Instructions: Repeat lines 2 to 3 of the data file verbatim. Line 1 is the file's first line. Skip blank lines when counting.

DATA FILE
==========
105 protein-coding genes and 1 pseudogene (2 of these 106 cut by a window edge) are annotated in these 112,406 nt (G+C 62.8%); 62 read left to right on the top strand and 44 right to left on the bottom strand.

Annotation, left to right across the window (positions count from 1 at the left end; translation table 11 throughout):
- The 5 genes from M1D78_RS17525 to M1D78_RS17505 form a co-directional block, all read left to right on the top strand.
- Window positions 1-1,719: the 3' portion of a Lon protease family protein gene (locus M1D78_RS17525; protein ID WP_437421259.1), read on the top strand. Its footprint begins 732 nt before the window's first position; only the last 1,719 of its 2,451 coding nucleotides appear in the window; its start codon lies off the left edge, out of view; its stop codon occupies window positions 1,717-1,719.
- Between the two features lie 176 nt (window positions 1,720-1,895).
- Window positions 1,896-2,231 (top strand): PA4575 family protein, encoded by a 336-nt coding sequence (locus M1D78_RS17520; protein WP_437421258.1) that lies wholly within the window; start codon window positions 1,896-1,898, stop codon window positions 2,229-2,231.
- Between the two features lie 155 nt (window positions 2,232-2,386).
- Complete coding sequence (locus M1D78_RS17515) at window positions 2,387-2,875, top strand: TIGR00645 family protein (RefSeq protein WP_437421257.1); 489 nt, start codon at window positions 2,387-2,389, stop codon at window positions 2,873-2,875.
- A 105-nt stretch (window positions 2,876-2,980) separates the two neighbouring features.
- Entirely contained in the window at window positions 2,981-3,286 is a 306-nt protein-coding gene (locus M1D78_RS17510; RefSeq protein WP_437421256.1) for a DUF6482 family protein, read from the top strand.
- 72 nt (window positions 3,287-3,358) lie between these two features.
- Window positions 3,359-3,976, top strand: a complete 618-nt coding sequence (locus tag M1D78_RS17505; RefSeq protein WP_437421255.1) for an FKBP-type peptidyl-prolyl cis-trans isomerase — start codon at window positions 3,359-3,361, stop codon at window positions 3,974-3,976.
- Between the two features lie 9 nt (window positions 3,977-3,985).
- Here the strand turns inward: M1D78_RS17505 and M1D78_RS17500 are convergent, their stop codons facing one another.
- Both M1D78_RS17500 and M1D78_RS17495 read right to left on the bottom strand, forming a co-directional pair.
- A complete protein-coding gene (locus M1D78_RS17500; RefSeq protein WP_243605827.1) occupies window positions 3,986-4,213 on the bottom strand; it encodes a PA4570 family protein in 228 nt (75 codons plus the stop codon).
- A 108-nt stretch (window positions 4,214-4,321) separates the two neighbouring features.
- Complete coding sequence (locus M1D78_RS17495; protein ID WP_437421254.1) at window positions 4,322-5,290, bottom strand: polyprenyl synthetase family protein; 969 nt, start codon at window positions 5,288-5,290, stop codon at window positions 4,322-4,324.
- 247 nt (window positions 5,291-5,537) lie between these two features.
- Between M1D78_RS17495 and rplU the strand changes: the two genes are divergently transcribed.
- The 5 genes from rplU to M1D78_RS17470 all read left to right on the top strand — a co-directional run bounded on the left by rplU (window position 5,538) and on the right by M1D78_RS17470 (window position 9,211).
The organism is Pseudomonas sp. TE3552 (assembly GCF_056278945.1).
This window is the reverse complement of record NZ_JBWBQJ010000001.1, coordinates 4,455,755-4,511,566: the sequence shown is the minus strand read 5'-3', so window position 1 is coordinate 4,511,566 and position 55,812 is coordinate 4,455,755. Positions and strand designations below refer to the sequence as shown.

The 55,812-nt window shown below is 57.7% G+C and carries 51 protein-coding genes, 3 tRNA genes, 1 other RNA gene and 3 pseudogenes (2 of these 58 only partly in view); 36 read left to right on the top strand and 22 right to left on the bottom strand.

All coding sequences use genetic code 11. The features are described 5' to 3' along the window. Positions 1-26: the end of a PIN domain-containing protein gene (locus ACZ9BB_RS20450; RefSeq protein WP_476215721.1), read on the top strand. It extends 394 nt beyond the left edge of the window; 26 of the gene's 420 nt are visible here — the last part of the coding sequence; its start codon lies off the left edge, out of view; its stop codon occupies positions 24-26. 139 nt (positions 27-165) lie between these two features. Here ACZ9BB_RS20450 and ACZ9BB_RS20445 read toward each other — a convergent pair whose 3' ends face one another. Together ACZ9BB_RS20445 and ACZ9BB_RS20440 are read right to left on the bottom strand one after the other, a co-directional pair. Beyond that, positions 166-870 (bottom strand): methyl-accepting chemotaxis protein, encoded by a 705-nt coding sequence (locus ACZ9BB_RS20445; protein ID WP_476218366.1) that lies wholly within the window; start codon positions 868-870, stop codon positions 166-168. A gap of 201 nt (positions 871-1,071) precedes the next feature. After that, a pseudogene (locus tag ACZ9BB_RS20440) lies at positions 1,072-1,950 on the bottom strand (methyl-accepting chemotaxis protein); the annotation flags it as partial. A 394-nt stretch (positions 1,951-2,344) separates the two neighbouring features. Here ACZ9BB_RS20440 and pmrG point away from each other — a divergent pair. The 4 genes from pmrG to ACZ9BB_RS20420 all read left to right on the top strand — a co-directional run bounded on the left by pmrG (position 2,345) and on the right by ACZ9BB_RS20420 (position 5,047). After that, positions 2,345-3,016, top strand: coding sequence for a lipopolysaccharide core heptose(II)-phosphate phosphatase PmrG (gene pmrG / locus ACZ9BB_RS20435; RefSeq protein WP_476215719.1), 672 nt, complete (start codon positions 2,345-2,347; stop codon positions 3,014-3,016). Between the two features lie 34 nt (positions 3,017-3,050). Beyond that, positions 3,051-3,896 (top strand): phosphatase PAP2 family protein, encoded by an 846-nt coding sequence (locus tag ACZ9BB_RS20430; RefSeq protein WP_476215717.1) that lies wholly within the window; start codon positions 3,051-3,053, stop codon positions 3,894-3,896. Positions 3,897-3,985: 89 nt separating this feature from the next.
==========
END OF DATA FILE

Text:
Annotation, left to right across the window (positions count from 1 at the left end; translation table 11 throughout):
- The 5 genes from M1D78_RS17525 to M1D78_RS17505 form a co-directional block, all read left to right on the top strand.